Problems, Solutions and Prospects for the Development and Progress of the Banking Industry in Nigeria

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SOLUDO.C (2004: 4) The Nigerian banking system has undergone remarkable changes over the years, in terms of the number of institutions, ownership structure, as well as depth and breadth of operations. These changes have been influenced largely by challenges posed by deregulation of the financial sector, globalization of operations, technological innovations and adoption of supervisory and prudential requirements that conform to international standards. It is widely believed that savings and investment must go hand in hand for sustained economic growth.

The challenges solutions and prospects for the development growth and progress of the banking industry in Nigeria can be analyzed from eight dimensions.

Political environment: The political instability in our country especially every electioneering year (1993, 1999, 2003, 2007 and 2011) contributed in no small way to the worsening of the financial situation of our banks and other financial institutions. These periods experienced massive panics withdrawals from banks, economic activities were at their lowest and there is a general sense of insecurity.

Economic environment: Most banks were highly exposed to the oil and gas sector by offering lines of credit to boost financing of local projects/companies. In the process they were consequently burnt when oil prices crashed. A significant number of banks were also involved in margin lending which arose as a result of the growth of the stock market while giving little or no attention to the small and medium scale projects. Even when they do they place stinger measures than what they will impose on more established firms.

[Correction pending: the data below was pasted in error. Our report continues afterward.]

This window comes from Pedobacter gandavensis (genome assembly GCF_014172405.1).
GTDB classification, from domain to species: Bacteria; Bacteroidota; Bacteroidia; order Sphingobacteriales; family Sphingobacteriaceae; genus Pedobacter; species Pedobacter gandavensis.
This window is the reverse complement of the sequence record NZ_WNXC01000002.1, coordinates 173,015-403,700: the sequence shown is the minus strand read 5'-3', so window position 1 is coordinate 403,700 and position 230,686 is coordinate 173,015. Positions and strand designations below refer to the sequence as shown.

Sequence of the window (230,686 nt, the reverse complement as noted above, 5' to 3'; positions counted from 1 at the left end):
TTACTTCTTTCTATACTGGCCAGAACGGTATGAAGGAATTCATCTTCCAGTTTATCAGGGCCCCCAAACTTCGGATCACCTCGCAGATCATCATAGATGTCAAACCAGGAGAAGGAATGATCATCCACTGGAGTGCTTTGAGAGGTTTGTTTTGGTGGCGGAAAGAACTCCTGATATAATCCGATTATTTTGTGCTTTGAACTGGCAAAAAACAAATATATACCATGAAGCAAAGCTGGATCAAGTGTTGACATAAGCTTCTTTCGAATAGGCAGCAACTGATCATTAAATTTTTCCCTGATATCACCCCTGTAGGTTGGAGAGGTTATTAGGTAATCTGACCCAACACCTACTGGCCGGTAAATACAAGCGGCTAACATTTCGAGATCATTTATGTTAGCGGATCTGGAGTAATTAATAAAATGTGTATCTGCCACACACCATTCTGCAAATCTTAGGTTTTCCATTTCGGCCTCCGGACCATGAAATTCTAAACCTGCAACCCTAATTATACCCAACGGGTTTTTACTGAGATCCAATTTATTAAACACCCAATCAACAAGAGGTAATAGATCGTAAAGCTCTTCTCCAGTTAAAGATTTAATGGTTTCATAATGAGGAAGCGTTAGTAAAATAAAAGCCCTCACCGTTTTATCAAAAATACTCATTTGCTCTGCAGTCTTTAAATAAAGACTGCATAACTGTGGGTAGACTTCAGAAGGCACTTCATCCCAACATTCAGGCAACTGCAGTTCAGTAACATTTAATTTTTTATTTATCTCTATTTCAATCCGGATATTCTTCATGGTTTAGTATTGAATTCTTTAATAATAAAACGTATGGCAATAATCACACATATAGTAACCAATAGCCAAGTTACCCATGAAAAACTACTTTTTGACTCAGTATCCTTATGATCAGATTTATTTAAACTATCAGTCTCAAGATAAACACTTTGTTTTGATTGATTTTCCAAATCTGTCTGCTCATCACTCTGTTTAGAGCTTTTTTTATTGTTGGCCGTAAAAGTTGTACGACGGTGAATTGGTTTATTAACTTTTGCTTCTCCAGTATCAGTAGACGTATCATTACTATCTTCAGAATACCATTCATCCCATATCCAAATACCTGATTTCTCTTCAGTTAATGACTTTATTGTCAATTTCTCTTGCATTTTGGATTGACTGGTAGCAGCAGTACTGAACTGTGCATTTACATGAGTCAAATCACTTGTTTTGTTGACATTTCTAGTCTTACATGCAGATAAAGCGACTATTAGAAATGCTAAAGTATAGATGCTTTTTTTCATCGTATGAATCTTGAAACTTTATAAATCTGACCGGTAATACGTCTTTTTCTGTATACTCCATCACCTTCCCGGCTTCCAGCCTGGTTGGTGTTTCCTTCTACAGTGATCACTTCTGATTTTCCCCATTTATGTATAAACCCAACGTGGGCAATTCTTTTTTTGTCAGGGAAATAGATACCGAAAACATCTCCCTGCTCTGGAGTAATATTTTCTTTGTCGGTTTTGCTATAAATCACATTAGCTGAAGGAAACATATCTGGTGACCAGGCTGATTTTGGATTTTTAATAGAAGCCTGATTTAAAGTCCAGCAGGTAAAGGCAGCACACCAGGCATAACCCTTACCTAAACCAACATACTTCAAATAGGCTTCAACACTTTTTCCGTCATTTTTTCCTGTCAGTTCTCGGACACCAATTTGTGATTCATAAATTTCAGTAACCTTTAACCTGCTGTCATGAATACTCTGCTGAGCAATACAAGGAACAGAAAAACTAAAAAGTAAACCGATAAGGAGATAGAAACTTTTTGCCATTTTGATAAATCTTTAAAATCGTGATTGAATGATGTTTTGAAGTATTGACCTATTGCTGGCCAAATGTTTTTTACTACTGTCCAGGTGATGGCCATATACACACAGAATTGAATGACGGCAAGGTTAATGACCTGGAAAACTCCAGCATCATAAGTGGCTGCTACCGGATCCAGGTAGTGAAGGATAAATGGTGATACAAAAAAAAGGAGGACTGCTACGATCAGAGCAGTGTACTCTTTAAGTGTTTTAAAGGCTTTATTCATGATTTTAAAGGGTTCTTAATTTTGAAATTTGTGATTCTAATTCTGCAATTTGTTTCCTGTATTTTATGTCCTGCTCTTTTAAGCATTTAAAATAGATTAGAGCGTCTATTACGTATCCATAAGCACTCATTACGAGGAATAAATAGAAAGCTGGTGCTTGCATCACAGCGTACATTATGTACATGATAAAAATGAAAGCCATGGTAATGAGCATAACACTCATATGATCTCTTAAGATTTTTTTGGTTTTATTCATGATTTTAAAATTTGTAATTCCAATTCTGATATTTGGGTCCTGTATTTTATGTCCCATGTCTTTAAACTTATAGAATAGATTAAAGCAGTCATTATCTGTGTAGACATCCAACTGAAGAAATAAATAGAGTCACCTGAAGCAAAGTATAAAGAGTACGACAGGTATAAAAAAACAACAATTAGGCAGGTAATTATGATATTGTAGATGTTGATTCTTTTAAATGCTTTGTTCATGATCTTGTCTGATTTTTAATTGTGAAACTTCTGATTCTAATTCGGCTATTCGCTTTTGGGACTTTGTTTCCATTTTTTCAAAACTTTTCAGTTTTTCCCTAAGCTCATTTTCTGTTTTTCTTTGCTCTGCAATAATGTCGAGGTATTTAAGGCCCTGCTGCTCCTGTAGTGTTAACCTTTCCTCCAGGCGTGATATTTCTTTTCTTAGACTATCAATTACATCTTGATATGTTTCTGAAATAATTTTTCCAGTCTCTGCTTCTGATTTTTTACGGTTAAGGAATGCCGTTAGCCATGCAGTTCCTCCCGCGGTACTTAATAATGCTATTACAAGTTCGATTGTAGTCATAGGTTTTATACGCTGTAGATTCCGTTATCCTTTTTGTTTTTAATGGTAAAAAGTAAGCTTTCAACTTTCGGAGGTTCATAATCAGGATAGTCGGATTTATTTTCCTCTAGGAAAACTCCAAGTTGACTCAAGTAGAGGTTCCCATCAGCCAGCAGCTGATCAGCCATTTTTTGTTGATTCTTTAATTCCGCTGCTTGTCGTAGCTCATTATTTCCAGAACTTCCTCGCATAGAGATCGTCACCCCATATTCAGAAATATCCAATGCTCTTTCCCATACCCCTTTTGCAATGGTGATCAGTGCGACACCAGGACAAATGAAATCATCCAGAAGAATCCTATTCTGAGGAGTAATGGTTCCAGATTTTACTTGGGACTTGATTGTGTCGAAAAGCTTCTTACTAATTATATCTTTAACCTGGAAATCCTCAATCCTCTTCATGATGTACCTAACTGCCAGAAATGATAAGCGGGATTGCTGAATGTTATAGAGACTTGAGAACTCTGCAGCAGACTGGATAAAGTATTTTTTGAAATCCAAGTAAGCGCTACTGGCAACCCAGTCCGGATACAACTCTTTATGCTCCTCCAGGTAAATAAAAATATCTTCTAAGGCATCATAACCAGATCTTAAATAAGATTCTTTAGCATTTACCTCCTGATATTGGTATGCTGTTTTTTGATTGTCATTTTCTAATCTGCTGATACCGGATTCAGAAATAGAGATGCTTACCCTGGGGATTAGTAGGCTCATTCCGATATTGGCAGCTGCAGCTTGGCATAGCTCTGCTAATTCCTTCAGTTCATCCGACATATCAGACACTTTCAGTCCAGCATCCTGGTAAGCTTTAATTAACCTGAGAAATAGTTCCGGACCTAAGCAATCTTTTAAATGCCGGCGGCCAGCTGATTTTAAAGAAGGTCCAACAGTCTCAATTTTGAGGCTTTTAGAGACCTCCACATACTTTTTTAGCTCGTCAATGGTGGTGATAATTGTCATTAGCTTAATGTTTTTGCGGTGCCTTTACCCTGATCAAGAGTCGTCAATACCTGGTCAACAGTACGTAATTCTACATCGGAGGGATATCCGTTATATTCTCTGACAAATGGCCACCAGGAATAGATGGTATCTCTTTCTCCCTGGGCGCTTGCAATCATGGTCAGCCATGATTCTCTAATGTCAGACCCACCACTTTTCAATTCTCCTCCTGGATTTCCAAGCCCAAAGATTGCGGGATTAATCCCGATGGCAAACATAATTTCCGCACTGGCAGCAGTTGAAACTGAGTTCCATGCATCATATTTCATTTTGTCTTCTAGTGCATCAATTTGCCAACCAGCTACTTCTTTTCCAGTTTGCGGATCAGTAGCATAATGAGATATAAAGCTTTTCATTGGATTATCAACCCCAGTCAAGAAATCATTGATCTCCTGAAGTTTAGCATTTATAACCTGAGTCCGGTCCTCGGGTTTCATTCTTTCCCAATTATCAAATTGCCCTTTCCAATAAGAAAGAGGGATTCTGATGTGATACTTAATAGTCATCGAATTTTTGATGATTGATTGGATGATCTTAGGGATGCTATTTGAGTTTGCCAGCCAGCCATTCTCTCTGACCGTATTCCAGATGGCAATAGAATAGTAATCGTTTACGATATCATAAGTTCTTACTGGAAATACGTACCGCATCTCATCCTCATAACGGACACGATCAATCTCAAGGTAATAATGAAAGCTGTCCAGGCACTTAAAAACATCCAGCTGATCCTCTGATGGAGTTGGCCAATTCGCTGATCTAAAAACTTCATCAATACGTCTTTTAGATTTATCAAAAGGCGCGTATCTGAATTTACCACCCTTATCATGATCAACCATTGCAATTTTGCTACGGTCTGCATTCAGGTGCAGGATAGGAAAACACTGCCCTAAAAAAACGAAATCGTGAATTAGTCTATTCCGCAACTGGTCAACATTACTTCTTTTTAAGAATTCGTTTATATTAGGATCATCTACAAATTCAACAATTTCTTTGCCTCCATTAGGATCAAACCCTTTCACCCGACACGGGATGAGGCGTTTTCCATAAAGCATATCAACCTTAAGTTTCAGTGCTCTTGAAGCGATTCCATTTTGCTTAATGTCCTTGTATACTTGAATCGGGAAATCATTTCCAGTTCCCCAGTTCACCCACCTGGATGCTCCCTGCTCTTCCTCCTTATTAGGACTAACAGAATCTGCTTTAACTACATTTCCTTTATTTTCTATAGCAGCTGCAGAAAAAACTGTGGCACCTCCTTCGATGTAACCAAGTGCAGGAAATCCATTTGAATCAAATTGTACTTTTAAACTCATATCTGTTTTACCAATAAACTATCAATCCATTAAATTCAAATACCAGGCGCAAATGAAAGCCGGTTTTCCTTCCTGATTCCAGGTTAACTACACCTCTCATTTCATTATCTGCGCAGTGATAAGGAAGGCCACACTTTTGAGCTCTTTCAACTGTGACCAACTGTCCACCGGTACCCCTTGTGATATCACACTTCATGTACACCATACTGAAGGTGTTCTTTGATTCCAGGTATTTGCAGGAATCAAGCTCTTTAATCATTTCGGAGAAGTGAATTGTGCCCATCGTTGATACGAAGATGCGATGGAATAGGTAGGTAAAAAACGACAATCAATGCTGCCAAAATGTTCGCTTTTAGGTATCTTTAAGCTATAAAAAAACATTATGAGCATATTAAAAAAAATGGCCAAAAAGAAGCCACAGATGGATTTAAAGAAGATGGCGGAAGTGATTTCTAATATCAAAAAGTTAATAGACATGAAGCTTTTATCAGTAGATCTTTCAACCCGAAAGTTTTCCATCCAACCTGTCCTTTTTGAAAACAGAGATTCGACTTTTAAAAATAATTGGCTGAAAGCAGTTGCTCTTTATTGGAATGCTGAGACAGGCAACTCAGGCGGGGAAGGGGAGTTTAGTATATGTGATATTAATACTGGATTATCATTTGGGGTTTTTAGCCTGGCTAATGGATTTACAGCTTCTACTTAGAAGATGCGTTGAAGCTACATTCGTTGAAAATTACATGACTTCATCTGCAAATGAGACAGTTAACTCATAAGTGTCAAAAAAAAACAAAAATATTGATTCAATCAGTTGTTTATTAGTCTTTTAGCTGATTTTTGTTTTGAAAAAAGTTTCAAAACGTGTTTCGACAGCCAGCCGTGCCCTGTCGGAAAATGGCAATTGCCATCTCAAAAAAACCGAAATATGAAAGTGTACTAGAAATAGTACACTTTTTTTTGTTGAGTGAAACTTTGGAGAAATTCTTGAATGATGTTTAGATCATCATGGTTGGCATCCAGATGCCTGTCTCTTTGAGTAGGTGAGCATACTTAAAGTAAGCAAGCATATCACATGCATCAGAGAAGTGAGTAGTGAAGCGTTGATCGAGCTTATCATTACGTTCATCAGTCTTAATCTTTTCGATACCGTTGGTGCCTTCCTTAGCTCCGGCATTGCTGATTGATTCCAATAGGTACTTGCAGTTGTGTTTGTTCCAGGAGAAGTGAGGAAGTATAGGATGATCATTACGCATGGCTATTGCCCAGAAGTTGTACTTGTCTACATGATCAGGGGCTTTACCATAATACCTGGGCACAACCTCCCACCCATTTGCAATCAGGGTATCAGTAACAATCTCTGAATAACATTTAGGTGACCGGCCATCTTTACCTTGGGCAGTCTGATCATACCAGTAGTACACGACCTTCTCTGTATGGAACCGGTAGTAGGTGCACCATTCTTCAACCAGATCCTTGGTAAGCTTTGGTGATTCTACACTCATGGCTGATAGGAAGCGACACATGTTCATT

Business environment: A lack of a sufficiently developed infrastructure and business environment has had a negative influence on the banking industry. The absence of reliable credit rating agencies and poor infrastructure all contributed to non-standard banking practices. It’s quite a shame that this sector of the industry is totally provided by the banks themselves thereby increasing their overhead cost in the name of corporate responsibilities.

Regulatory, Supervisory and legal environment: Sanusi S.L. (2010), Lack of co-ordination among regulators and supervisory bodies prevented the CBN from having a comprehensive consolidated bank view of its activities. In addition, regulations concerning the major causes of the crisis were often incomplete. Regulations governing the issues that caused the crisis were incomplete. A comparison of Nigerian regulations with those of international regulators indicated the Nigerian set of regulations was not as comprehensive.

Corporate governance: Ebong B.B (2006). Banks within Nigeria had no regard for the existing corporate code of ethics. They were seen engaging in such activities such as: disagreements between board and management, overbearing influences of chairman or MD/CEO, especially in family controlled banks, weak internal control, insider abuse, poor risk management practices resulting in large quantum of non performing credits including insider credits and technical incompetence, poor leadership and administrative ability

Employee environment: Abdullahi S. A. (2003). There were no adequate experienced personnel to cope with the rapid expansion of the industry. The few experienced hands went for the high pecked jobs thereby creating opportunities for both inexperienced and those who had no business being in banking to flood the industry. This led to the dilution of standards and professionalism was thrown to the wind. Training of bank staffs were on the down low thereby depriving them of the most common trends in their industry.

Technology and information: Sanusi S.L. (2010). Banks made public information on their operations on a...
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